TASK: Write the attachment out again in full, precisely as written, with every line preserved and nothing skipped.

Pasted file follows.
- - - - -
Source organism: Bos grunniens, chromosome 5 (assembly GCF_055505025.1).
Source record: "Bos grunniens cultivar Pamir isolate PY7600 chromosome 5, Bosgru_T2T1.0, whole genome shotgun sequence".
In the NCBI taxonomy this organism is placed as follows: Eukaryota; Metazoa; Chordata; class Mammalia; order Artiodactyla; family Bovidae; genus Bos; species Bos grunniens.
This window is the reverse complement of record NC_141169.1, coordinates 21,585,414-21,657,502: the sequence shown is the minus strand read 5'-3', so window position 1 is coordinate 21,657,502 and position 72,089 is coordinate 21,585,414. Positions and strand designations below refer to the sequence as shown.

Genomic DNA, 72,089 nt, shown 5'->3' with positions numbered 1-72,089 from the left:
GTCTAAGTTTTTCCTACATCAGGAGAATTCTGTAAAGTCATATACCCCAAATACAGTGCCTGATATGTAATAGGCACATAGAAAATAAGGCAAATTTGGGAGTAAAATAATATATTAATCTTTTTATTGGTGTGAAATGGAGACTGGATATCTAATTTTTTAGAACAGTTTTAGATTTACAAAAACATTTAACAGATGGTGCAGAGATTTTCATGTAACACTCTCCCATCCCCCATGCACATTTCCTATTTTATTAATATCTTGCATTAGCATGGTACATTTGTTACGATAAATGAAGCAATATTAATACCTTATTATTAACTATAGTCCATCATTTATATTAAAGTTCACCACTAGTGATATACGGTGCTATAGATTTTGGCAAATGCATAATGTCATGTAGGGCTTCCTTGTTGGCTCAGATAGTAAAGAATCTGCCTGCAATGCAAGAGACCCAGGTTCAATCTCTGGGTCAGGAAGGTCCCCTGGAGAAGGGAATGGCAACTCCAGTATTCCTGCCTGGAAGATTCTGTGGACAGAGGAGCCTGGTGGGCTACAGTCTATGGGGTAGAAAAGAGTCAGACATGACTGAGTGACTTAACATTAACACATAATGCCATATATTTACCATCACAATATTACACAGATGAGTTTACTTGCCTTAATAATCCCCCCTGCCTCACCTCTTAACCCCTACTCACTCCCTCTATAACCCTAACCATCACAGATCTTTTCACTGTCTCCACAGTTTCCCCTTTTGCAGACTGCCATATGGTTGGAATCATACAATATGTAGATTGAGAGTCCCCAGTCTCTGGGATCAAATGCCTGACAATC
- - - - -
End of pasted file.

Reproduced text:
Source organism: Bos grunniens, chromosome 5 (assembly GCF_055505025.1).
Source record: "Bos grunniens cultivar Pamir isolate PY7600 chromosome 5, Bosgru_T2T1.0, whole genome shotgun sequence".
In the NCBI taxonomy this organism is placed as follows: Eukaryota; Metazoa; Chordata; class Mammalia; order Artiodactyla; family Bovidae; genus Bos; species Bos grunniens.
This window is the reverse complement of record NC_141169.1, coordinates 21,585,414-21,657,502: the sequence shown is the minus strand read 5'-3', so window position 1 is coordinate 21,657,502 and position 72,089 is coordinate 21,585,414. Positions and strand designations below refer to the sequence as shown.

Genomic DNA, 72,089 nt, shown 5'->3' with positions numbered 1-72,089 from the left:
GTCTAAGTTTTTCCTACATCAGGAGAATTCTGTAAAGTCATATACCCCAAATACAGTGCCTGATATGTAATAGGCACATAGAAAATAAGGCAAATTTGGGAGTAAAATAATATATTAATCTTTTTATTGGTGTGAAATGGAGACTGGATATCTAATTTTTTAGAACAGTTTTAGATTTACAAAAACATTTAACAGATGGTGCAGAGATTTTCATGTAACACTCTCCCATCCCCCATGCACATTTCCTATTTTATTAATATCTTGCATTAGCATGGTACATTTGTTACGATAAATGAAGCAATATTAATACCTTATTATTAACTATAGTCCATCATTTATATTAAAGTTCACCACTAGTGATATACGGTGCTATAGATTTTGGCAAATGCATAATGTCATGTAGGGCTTCCTTGTTGGCTCAGATAGTAAAGAATCTGCCTGCAATGCAAGAGACCCAGGTTCAATCTCTGGGTCAGGAAGGTCCCCTGGAGAAGGGAATGGCAACTCCAGTATTCCTGCCTGGAAGATTCTGTGGACAGAGGAGCCTGGTGGGCTACAGTCTATGGGGTAGAAAAGAGTCAGACATGACTGAGTGACTTAACATTAACACATAATGCCATATATTTACCATCACAATATTACACAGATGAGTTTACTTGCCTTAATAATCCCCCCTGCCTCACCTCTTAACCCCTACTCACTCCCTCTATAACCCTAACCATCACAGATCTTTTCACTGTCTCCACAGTTTCCCCTTTTGCAGACTGCCATATGGTTGGAATCATACAATATGTAGATTGAGAGTCCCCAGTCTCTGGGATCAAATGCCTGACAATC